Sacha Chua introduced me to
regexp-opt, an Emacs function that I hadn’t seen before. The idea is that
regexp-opt will take a list of strings and return a more or less optimal regexp to recognize any of those strings.
Because it does analysis and restructuring of the list of strings,
regexp-opt will generally produce a more efficient regexp than the equivalent
(mapconcat 'regexp-quote strings "\\|")
In addition to the list of strings,
regexp-opt takes an optional second argument that if not
nil will surround the regexp with grouping parentheses. If the second argument is
regexp-opt also surrounds the regexp with
Here’s an example from the source code for
regexp-opt that shows how it optimizes a regexp.
(let ((strings '("cond" "if" "when" "unless" "while" "let" "let*" "progn" "prog1" "prog2" "save-restriction" "save-excursion" "save-window-excursion" "save-current-buffer" "save-match-data" "catch" "throw" "unwind-protect" "condition-case"))) (concat "(" (regexp-opt strings t) "\\>")) => "(\\(c\\(atch\\|ond\\(ition-case\\)?\\)\\|if\\|let\\*?\\|prog[12n]\\|save-\\(current-buffer\\|excursion\\|match-data\\|restriction\\|window-excursion\\)\\|throw\\|un\\(less\\|wind-protect\\)\\|wh\\(en\\|ile\\)\\)\\>"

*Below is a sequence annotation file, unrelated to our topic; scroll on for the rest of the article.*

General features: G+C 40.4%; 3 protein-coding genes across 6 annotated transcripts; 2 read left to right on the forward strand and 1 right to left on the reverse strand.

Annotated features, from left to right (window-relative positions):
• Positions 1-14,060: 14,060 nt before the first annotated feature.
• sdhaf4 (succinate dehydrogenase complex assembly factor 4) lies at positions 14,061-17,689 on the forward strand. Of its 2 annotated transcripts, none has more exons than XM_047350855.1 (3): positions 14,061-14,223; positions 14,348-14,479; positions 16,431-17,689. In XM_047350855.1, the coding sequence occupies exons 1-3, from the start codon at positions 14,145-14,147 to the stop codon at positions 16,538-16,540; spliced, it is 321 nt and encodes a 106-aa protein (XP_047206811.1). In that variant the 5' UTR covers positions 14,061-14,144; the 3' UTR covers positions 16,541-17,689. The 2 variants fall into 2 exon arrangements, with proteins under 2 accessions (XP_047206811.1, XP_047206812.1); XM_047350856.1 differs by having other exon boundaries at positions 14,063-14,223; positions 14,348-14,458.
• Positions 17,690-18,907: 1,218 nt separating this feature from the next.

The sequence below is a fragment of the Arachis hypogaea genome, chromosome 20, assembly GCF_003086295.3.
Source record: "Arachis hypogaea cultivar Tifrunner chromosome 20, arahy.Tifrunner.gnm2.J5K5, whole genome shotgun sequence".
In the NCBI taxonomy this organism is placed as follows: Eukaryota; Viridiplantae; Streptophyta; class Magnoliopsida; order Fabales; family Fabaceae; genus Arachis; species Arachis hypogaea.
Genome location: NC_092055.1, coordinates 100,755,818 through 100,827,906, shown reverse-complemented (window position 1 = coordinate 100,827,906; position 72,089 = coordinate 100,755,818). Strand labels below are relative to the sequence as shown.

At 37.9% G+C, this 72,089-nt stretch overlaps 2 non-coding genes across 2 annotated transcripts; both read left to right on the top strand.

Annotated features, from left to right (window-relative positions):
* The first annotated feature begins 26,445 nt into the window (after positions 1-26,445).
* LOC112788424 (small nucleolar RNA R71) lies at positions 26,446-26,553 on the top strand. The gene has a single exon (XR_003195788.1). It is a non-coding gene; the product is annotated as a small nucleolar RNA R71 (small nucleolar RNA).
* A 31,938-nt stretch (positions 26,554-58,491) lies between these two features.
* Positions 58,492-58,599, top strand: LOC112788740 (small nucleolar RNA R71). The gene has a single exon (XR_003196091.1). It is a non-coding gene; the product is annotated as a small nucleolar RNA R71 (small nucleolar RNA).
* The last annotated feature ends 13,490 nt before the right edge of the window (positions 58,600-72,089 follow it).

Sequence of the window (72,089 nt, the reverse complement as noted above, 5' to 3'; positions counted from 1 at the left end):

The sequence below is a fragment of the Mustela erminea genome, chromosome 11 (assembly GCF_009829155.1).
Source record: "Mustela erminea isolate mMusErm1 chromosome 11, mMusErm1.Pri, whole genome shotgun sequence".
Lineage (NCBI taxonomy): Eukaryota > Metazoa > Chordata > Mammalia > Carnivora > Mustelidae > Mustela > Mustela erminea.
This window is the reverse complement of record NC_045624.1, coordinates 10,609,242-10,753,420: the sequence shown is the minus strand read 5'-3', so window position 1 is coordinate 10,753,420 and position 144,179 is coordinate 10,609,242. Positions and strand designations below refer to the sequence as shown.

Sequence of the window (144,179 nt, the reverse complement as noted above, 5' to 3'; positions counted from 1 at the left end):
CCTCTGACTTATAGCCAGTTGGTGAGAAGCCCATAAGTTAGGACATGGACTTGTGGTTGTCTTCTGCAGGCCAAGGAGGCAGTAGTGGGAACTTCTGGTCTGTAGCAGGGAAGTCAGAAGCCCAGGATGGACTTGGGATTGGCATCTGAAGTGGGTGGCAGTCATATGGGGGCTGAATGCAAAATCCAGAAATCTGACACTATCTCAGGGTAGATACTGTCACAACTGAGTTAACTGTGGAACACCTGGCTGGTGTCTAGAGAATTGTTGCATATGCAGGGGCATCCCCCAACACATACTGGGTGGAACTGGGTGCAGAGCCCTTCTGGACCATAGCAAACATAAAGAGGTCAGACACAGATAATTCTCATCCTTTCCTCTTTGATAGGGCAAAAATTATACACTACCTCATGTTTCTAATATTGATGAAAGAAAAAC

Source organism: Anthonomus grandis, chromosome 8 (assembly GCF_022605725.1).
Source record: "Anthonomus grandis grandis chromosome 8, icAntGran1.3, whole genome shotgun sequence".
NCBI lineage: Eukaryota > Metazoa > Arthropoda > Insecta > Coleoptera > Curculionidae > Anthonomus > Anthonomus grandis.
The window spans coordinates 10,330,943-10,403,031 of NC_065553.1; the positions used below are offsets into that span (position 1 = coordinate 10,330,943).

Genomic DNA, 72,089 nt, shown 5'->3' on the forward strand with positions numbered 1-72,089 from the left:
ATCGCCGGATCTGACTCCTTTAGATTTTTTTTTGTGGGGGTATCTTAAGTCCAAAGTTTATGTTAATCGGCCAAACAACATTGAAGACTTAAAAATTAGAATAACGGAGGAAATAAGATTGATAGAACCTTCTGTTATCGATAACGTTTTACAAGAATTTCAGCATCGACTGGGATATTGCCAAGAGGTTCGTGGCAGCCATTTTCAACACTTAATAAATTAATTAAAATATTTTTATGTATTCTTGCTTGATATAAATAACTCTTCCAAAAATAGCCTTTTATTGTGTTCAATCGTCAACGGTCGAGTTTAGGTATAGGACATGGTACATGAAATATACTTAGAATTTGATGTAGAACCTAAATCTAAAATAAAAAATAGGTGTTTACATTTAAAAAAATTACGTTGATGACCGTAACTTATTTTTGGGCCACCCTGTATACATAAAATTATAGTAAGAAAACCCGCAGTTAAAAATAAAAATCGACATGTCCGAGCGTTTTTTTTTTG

This regexp takes approximately two-thirds the amount of time that the equivalent
mapconcat regexp does.
Simon Marshall, the code’s author, notes that the package was written to produce efficient regexps, not to produce regexps efficiently and therefore you should avoid using it in-line too much unless you use
eval-when-compile. See the commentary in
regexp-opt.el for more on this. You can, of course, easily get to the code from the function description by clicking on the file name.